Eliot Spitzer Takes Charge of the Weather

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Newsweek columnist Robert J. Samuelson takes a well-deserved (and well-reasoned) jab at the attorneys general who pretend to be suing away global warming.

[Thanks to Christine Hall-Reis for the link.]

NEXT: Dr. Homer

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  1. Well, if Bob Samuelson tells me what the case’s merits are, and what the plaintiff’s motivations are, then I guess that settles it.

    Love the idiot “small number/big number” argument, though. 2.5%? Why, that’s a SMALL number! Sure sounds small to me!

  2. Actually, that’s the biggest number they could hope to get, and it would be swallowed in a couple of years’ time. That makes it a pretty small number.

    Of course, if you say 650 million tons, you’re playing the big number/small number game in reverse.

    But I personally hope the suit goes forward and they win quickly. When the brownouts start in winter, Elliot Spitzer will be roast on a spit.

  3. I think the author is correct. The purpose of the lawsuit is to draw attention to those filing the suit. The only cheap method I am aware of for removing carbon dioxide from the air is to grow more plants. A better method, however, is to encourage coral growth. They convert the carbon dioxide in the air into limestone. There’s no way that carbon dioxide will ever get back into the atmosphere!!

  4. When Joe (or GG or Jean Bart) can’t argue the big picture they are quite willing to nit picks (or pick nits). Consequently, they are ALWAYS nitting picks (or picking nits).

  5. Since the suits are being carried out by populous northern and western states (plus Iowa and Vermont) almost exclusively against companies operating in southern states, Spitzer is almost certainly safe. The people he’ll be hurting won’t have a vote or a voice.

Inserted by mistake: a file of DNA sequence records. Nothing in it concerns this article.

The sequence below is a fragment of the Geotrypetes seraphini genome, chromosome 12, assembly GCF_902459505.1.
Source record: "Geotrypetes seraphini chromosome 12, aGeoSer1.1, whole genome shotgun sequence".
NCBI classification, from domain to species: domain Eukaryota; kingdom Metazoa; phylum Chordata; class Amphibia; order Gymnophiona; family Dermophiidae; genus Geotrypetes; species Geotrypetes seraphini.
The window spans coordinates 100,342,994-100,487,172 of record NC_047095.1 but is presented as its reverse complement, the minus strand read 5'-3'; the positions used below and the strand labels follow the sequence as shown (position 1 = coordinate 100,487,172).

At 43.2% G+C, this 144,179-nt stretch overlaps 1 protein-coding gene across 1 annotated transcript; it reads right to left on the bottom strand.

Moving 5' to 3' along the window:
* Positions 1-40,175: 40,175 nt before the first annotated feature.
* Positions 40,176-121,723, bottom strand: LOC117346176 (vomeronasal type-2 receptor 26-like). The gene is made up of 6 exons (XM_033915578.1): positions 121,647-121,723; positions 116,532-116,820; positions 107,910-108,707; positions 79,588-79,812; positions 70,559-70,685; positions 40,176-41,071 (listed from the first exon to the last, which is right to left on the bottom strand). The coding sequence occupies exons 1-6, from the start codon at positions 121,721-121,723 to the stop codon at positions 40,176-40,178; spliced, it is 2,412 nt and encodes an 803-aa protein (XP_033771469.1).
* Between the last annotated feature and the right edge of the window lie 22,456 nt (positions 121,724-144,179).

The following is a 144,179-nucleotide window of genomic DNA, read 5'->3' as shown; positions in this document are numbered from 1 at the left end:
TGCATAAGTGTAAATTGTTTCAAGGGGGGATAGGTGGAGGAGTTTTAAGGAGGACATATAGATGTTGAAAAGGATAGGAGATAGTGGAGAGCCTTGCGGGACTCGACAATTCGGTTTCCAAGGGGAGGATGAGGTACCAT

Since they’re carefully sniping at red states from blue states, they’re also assuring that the Democratic Party doesn’t suffer a backlash, either.

    I wonder if the Gubernator has any control over the California attorney general. If so, I’d be suprised for them to stick around on the suit, although he may need to look tough on global warming and nasty out-of-state power companies who are the scapegoats for California’s incompetent deregulation plan.

  6. That’s hilarious, Don. A global warming skeptic taking someone on the opposite side to task for nitpicking, and accusing him of being unable to argue the main point.

    FYI, I don’t try to convince Reasonites of the legitimacy of the scientific consensus on greenhouse issues for the same reason I don’t try to convince Jewish people of the divinity of Jesus.

  7. because both are ridiculous concepts to begin with? 🙂

  8. Because both are a matter of faith.

  9. Jacob Sullum,

    People who deal with climatology as a science call it “climate change” – IF some anthropogenic effect due to a change in the carbon cycle, etc. is underway, warming would be only one of a set of possible outcomes (at least from the perspective of specific geographic locales).